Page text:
Appeal for Medicines

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Yesterday (30), our sister paper Mawbima, which caters to the Sinhala readership, carried a story under the heading, ‘Jaishankar intervenes in respect of Peradeniya Hospital’s Surgery Issue’.

To quote excerpts, it said, “Due to the present shortage of medical drugs and equipment, Peradeniya Teaching Hospital’s Hospital Director Dr Arjuna Thilakarathna who sent a directive on Monday (28), calling for a halt in all routine surgeries, however, rescinded that order on Tuesday.

The earlier directive was negated because essential medical drugs and equipment required to conduct surgeries was to be provided by the Health Ministry.

Meanwhile, Indian External Affairs Minister Dr S. Jaishankar in a tweet said, that he was “disturbed” by the news and that he would ask India’s High Commissioner in Sri Lanka Gopal Baglay to contact and discuss how India could help Peradeniya Teaching Hospital to overcome its drug shortage.

Nonetheless, Pharmaceuticals State Minister Professor Channa Jayasumana accused Thilakarathna of being politically motivated.  

Ceylon Today, quoting Jayasumana alleged that Thilakarathna’s aim was to embarrass the Government. A probe is to be conducted with regard to the incident. “Surgeries had been temporarily stopped citing a shortage of the anaesthetic drug Neostigmin. Neostigmin is however, available with the Medical Supplies Division (MSD). Thilakarathna has made no attempt to inform the Health Ministry, State Minister or the MSD regarding this shortage,” CT also quoting the State Minister said. Jayasumana accused Thilakarathna of being politically motivated at a time when there was a severe crisis with regard to foreign exchange (FX).

Jayasumana has accepted the fact that there is an FX shortage in the country. A popular brand of a painkiller usually purchased over-the-counter is also unavailable in a number of popular private pharmacies in Colombo, at least till recently also due to this FX crisis. At a press conference held at the Central Bank of Sri Lanka (CBSL) Headquarters in Colombo on 4 March, this newspaper brought this matter to the notice of CBSL Governor Ajith Nivard Cabraal, who however, didn’t respond to this issue.

Meanwhile, Paris based France 24, a French Government owned broadcasting company, in an article filed on Tuesday under the heading ‘Sri Lanka hospitals running out of life-saving drugs’, to quote excerpts said, “Sri Lanka’s State-run hospitals are running out of life-saving medicines due to a shortage of US dollars needed to import essentials as the country reels from a dire economic crisis, officials said Tuesday.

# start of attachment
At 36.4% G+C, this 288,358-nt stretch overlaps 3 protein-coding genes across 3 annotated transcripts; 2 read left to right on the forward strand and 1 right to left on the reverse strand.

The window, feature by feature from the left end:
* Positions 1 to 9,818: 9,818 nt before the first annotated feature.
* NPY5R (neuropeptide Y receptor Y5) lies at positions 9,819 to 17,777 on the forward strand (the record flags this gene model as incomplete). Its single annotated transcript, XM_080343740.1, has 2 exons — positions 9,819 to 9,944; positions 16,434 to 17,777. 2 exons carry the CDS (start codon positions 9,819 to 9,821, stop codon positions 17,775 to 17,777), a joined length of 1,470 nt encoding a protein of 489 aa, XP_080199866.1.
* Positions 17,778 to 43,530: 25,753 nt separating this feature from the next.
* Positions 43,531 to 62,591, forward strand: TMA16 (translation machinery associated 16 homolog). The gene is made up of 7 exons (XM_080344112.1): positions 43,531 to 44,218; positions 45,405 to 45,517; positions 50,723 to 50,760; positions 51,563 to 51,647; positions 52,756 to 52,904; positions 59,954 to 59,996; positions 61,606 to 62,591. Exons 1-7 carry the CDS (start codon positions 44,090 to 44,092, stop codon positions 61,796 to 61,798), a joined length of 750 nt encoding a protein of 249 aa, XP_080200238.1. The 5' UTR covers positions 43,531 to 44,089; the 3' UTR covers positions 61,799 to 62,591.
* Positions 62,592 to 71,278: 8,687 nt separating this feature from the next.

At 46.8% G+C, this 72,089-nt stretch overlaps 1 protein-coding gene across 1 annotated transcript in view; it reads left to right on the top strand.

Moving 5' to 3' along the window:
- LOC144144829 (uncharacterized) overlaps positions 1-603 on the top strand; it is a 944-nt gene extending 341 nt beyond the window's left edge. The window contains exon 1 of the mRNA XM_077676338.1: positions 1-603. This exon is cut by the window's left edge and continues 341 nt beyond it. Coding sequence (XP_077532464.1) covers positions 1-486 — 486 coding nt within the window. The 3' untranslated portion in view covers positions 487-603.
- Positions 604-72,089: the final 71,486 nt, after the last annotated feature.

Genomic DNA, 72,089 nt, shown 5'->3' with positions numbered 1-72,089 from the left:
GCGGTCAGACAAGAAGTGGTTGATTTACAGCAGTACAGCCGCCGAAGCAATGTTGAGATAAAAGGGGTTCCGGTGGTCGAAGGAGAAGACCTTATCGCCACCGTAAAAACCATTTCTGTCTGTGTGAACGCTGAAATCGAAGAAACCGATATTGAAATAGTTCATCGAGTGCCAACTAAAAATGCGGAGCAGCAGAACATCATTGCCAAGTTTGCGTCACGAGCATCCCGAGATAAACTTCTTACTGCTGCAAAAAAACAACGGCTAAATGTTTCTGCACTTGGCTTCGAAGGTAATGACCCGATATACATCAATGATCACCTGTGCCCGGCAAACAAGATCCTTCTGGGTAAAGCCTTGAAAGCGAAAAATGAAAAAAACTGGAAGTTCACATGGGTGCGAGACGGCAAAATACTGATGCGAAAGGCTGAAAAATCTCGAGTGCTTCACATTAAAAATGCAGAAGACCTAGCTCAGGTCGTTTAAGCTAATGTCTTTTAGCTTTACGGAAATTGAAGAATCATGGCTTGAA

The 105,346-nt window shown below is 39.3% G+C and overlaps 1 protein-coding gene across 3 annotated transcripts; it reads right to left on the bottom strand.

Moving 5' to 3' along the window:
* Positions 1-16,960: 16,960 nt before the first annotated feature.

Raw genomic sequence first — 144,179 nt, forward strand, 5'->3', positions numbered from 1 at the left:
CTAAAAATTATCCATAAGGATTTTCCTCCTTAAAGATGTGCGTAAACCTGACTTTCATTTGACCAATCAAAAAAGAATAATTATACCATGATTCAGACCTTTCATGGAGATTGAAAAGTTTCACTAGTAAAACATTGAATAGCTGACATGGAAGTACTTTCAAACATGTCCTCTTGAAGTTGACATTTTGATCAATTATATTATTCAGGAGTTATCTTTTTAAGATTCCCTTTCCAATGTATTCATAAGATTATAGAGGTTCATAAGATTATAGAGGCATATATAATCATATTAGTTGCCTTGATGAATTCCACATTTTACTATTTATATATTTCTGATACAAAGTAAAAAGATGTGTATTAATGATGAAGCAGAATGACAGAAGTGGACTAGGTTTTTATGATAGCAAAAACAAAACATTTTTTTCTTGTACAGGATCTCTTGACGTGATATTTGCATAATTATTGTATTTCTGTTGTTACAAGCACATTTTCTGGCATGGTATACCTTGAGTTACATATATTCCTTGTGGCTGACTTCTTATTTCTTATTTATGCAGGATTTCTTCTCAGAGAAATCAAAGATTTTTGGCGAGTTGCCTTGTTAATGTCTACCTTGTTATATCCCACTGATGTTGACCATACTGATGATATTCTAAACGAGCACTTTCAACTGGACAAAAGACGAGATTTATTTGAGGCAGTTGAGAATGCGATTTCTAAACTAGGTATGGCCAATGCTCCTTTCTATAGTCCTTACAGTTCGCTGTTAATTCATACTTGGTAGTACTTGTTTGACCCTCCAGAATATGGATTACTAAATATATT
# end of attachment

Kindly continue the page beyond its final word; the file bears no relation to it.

Teaching Hospital Peradeniya which serves a population of 2.4 million people in the Central Province said, it was suspending all routine surgeries and was out of anaesthetic drugs and other essentials for operations.

A key health trade union said, the problem at Peradeniya was common in most State hospitals where suppliers had not been paid for over six months.

A surgeon at the main National Hospital in Colombo said, they were short of many vital medicines and patients requiring human insulin were told to bring their own.

“The situation is very grave and we need a disaster management initiative to deal with the worsening situation,” said Ravi Kumudesh, the head of the Medical Laboratory Technologists Association (MLTA).

He said, they are unable to carry out diagnostics as most chemicals and solutions needed for their tests are not freely available at State hospitals.

Meanwhile, the Government said, it allowed suppliers, hit by higher costs, to hike prices of all medical devices by 30 per cent, including stents for heart patients.

Sri Lankans are forced to spend long hours to buy food, fuel and even medicines as the dollar shortage have led to scarce imports in the country’s worst economic crisis since independence in 1948.

Whether Jayasumana denies it or not there is at least a shortage of medical drugs and related ancillaries caused by the country’s FX crisis. Jaishankar has stepped into fill the breach. But more needs to be done. The Government, together with the President and the health authorities should meet, discuss and prioritise ‘urgent’ medical supplies that are in short supply because of the country’s dollar crisis and place this wish list before the World Health Organisation and friendly countries like India for succour.